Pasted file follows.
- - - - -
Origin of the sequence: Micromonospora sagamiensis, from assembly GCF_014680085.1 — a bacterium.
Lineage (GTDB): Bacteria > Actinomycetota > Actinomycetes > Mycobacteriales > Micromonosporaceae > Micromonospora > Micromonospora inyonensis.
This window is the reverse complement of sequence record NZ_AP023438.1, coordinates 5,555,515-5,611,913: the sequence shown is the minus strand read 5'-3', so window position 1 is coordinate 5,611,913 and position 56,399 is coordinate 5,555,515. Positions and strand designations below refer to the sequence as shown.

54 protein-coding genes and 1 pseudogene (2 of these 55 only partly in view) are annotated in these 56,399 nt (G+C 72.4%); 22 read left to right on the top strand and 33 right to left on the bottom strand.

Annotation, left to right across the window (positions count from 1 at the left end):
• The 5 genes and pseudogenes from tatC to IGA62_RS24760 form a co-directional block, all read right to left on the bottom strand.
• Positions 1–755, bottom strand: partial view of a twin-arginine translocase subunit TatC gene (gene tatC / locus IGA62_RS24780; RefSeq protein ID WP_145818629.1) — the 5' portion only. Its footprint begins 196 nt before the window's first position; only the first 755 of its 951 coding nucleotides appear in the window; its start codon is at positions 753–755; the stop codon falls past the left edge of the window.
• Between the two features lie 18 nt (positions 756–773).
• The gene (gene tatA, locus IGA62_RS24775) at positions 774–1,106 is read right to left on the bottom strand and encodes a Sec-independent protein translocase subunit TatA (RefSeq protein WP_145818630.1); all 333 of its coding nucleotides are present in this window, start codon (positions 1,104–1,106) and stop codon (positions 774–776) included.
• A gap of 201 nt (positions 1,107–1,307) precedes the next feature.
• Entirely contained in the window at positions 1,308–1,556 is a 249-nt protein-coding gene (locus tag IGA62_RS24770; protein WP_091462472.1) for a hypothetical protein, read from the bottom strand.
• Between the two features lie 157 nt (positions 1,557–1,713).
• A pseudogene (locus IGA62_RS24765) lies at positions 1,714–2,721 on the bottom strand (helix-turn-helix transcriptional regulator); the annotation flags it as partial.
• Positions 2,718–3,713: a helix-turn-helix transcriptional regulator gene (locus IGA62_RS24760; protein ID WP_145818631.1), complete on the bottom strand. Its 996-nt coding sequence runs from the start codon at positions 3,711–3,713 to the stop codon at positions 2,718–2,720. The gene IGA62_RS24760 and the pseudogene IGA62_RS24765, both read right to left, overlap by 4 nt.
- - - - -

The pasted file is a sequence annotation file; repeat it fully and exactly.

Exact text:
Origin of the sequence: Micromonospora sagamiensis, from assembly GCF_014680085.1 — a bacterium.
Lineage (GTDB): Bacteria > Actinomycetota > Actinomycetes > Mycobacteriales > Micromonosporaceae > Micromonospora > Micromonospora inyonensis.
This window is the reverse complement of sequence record NZ_AP023438.1, coordinates 5,555,515-5,611,913: the sequence shown is the minus strand read 5'-3', so window position 1 is coordinate 5,611,913 and position 56,399 is coordinate 5,555,515. Positions and strand designations below refer to the sequence as shown.

54 protein-coding genes and 1 pseudogene (2 of these 55 only partly in view) are annotated in these 56,399 nt (G+C 72.4%); 22 read left to right on the top strand and 33 right to left on the bottom strand.

Annotation, left to right across the window (positions count from 1 at the left end):
• The 5 genes and pseudogenes from tatC to IGA62_RS24760 form a co-directional block, all read right to left on the bottom strand.
• Positions 1–755, bottom strand: partial view of a twin-arginine translocase subunit TatC gene (gene tatC / locus IGA62_RS24780; RefSeq protein ID WP_145818629.1) — the 5' portion only. Its footprint begins 196 nt before the window's first position; only the first 755 of its 951 coding nucleotides appear in the window; its start codon is at positions 753–755; the stop codon falls past the left edge of the window.
• Between the two features lie 18 nt (positions 756–773).
• The gene (gene tatA, locus IGA62_RS24775) at positions 774–1,106 is read right to left on the bottom strand and encodes a Sec-independent protein translocase subunit TatA (RefSeq protein WP_145818630.1); all 333 of its coding nucleotides are present in this window, start codon (positions 1,104–1,106) and stop codon (positions 774–776) included.
• A gap of 201 nt (positions 1,107–1,307) precedes the next feature.
• Entirely contained in the window at positions 1,308–1,556 is a 249-nt protein-coding gene (locus tag IGA62_RS24770; protein WP_091462472.1) for a hypothetical protein, read from the bottom strand.
• Between the two features lie 157 nt (positions 1,557–1,713).
• A pseudogene (locus IGA62_RS24765) lies at positions 1,714–2,721 on the bottom strand (helix-turn-helix transcriptional regulator); the annotation flags it as partial.
• Positions 2,718–3,713: a helix-turn-helix transcriptional regulator gene (locus IGA62_RS24760; protein ID WP_145818631.1), complete on the bottom strand. Its 996-nt coding sequence runs from the start codon at positions 3,711–3,713 to the stop codon at positions 2,718–2,720. The gene IGA62_RS24760 and the pseudogene IGA62_RS24765, both read right to left, overlap by 4 nt.